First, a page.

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dc.contributor.authorProsser, Bryan James
dc.description.abstractReplicating the human visual system and cognitive abilities that the brain uses to process the information it receives is an area of substantial scientific interest. With the prevalence of video surveillance cameras a portion of this scientific drive has been into providing useful automated counterparts to human operators. A prominent task in visual surveillance is that of matching people between disjoint camera views, or re-identification. This allows operators to locate people of interest, to track people across cameras and can be used as a precursory step to multi-camera activity analysis. However, due to the contrasting conditions between camera views and their effects on the appearance of people re-identification is a non-trivial task. This thesis proposes solutions for reducing the visual ambiguity in observations of people between camera views This thesis first looks at a method for mitigating the effects on the appearance of people under differing lighting conditions between camera views. This thesis builds on work modelling inter-camera illumination based on known pairs of images. A Cumulative Brightness Transfer Function (CBTF) is proposed to estimate the mapping of colour brightness values based on limited training samples. Unlike previous methods that use a mean-based representation for a set of training samples, the cumulative nature of the CBTF retains colour information from underrepresented samples in the training set. Additionally, the bi-directionality of the mapping function is explored to try and maximise re-identification accuracy by ensuring samples are accurately mapped between cameras. Secondly, an extension is proposed to the CBTF framework that addresses the issue of changing lighting conditions within a single camera. As the CBTF requires manually labelled training samples it is limited to static lighting conditions and is less effective if the lighting changes. This Adaptive CBTF (A-CBTF) differs from previous approaches that either do not consider lighting change over time, or rely on camera transition time information to update. By utilising contextual information drawn from the background in each camera view, an estimation of the lighting change within a single camera can be made. This background lighting model allows the mapping of colour information back to the original training conditions and thus remove the need for 3 retraining. Thirdly, a novel reformulation of re-identification as a ranking problem is proposed. Previous methods use a score based on a direct distance measure of set features to form a correct/incorrect match result. Rather than offering an operator a single outcome, the ranking paradigm is to give the operator a ranked list of possible matches and allow them to make the final decision. By utilising a Support Vector Machine (SVM) ranking method, a weighting on the appearance features can be learned that capitalises on the fact that not all image features are equally important to re-identification. Additionally, an Ensemble-RankSVM is proposed to address scalability issues by separating the training samples into smaller subsets and boosting the trained models. Finally, the thesis looks at a practical application of the ranking paradigm in a real world application. The system encompasses both the re-identification stage and the precursory extraction and tracking stages to form an aid for CCTV operators. Segmentation and detection are combined to extract relevant information from the video, while several combinations of matching techniques are combined with temporal priors to form a more comprehensive overall matching criteria. The effectiveness of the proposed approaches is tested on datasets obtained from a variety of challenging environments including offices, apartment buildings, airports and outdoor public spaces.en_US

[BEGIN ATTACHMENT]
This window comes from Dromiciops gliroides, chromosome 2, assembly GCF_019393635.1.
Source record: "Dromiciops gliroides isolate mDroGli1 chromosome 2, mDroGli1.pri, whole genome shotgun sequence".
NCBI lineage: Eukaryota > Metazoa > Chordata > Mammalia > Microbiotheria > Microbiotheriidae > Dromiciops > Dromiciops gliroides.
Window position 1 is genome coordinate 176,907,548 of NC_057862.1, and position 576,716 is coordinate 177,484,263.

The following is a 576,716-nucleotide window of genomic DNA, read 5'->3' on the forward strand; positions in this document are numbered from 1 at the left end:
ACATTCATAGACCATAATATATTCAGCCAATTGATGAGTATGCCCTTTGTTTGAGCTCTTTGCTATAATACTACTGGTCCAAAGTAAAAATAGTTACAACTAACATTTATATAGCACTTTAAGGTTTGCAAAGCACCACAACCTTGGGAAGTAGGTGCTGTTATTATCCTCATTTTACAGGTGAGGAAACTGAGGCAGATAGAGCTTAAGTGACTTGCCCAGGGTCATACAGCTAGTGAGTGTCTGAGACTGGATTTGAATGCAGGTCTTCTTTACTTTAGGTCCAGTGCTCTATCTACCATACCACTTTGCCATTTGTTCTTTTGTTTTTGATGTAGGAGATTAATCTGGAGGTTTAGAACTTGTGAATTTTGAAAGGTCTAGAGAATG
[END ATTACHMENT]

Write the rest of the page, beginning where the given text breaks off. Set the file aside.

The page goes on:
dc.publisherQueen Mary University of London
dc.titlePerson re-Identification over distributed spaces and timeen_US
dc.rights.holderThe copyright of this thesis rests with the author and no quotation from it or information derived from it may be published without the prior written consent of the author

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  • Theses [4054]
    Theses Awarded by Queen Mary University of London

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